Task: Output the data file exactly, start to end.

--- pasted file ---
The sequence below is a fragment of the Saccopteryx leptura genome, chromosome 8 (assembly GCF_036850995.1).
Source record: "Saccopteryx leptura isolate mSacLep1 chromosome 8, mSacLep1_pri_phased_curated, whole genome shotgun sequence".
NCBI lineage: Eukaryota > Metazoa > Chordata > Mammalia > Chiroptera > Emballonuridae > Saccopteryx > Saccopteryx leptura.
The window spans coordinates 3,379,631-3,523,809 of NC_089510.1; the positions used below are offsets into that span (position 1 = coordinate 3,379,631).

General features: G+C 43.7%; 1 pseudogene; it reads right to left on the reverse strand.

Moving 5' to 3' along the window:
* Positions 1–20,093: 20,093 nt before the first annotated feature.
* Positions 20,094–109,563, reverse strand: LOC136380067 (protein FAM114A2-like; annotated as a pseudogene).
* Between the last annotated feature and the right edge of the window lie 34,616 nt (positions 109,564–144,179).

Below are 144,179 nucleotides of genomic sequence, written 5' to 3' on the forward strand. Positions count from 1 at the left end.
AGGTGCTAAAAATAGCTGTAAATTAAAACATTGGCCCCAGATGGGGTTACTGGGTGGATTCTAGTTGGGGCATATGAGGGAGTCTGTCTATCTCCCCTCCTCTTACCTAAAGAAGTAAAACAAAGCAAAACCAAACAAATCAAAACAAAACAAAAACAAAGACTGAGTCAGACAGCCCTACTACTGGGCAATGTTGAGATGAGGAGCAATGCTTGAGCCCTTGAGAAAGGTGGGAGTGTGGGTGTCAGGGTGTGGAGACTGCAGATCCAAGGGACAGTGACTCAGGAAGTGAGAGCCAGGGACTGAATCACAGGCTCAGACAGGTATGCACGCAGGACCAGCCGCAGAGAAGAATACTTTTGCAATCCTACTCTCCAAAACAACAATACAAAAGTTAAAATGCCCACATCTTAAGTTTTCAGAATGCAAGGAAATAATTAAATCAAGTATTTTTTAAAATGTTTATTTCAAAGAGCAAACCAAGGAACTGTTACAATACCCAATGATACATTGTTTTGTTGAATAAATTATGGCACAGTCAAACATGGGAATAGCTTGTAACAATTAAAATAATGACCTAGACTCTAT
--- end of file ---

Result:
The sequence below is a fragment of the Saccopteryx leptura genome, chromosome 8 (assembly GCF_036850995.1).
Source record: "Saccopteryx leptura isolate mSacLep1 chromosome 8, mSacLep1_pri_phased_curated, whole genome shotgun sequence".
NCBI lineage: Eukaryota > Metazoa > Chordata > Mammalia > Chiroptera > Emballonuridae > Saccopteryx > Saccopteryx leptura.
The window spans coordinates 3,379,631-3,523,809 of NC_089510.1; the positions used below are offsets into that span (position 1 = coordinate 3,379,631).

General features: G+C 43.7%; 1 pseudogene; it reads right to left on the reverse strand.

Moving 5' to 3' along the window:
* Positions 1–20,093: 20,093 nt before the first annotated feature.
* Positions 20,094–109,563, reverse strand: LOC136380067 (protein FAM114A2-like; annotated as a pseudogene).
* Between the last annotated feature and the right edge of the window lie 34,616 nt (positions 109,564–144,179).

Below are 144,179 nucleotides of genomic sequence, written 5' to 3' on the forward strand. Positions count from 1 at the left end.
AGGTGCTAAAAATAGCTGTAAATTAAAACATTGGCCCCAGATGGGGTTACTGGGTGGATTCTAGTTGGGGCATATGAGGGAGTCTGTCTATCTCCCCTCCTCTTACCTAAAGAAGTAAAACAAAGCAAAACCAAACAAATCAAAACAAAACAAAAACAAAGACTGAGTCAGACAGCCCTACTACTGGGCAATGTTGAGATGAGGAGCAATGCTTGAGCCCTTGAGAAAGGTGGGAGTGTGGGTGTCAGGGTGTGGAGACTGCAGATCCAAGGGACAGTGACTCAGGAAGTGAGAGCCAGGGACTGAATCACAGGCTCAGACAGGTATGCACGCAGGACCAGCCGCAGAGAAGAATACTTTTGCAATCCTACTCTCCAAAACAACAATACAAAAGTTAAAATGCCCACATCTTAAGTTTTCAGAATGCAAGGAAATAATTAAATCAAGTATTTTTTAAAATGTTTATTTCAAAGAGCAAACCAAGGAACTGTTACAATACCCAATGATACATTGTTTTGTTGAATAAATTATGGCACAGTCAAACATGGGAATAGCTTGTAACAATTAAAATAATGACCTAGACTCTAT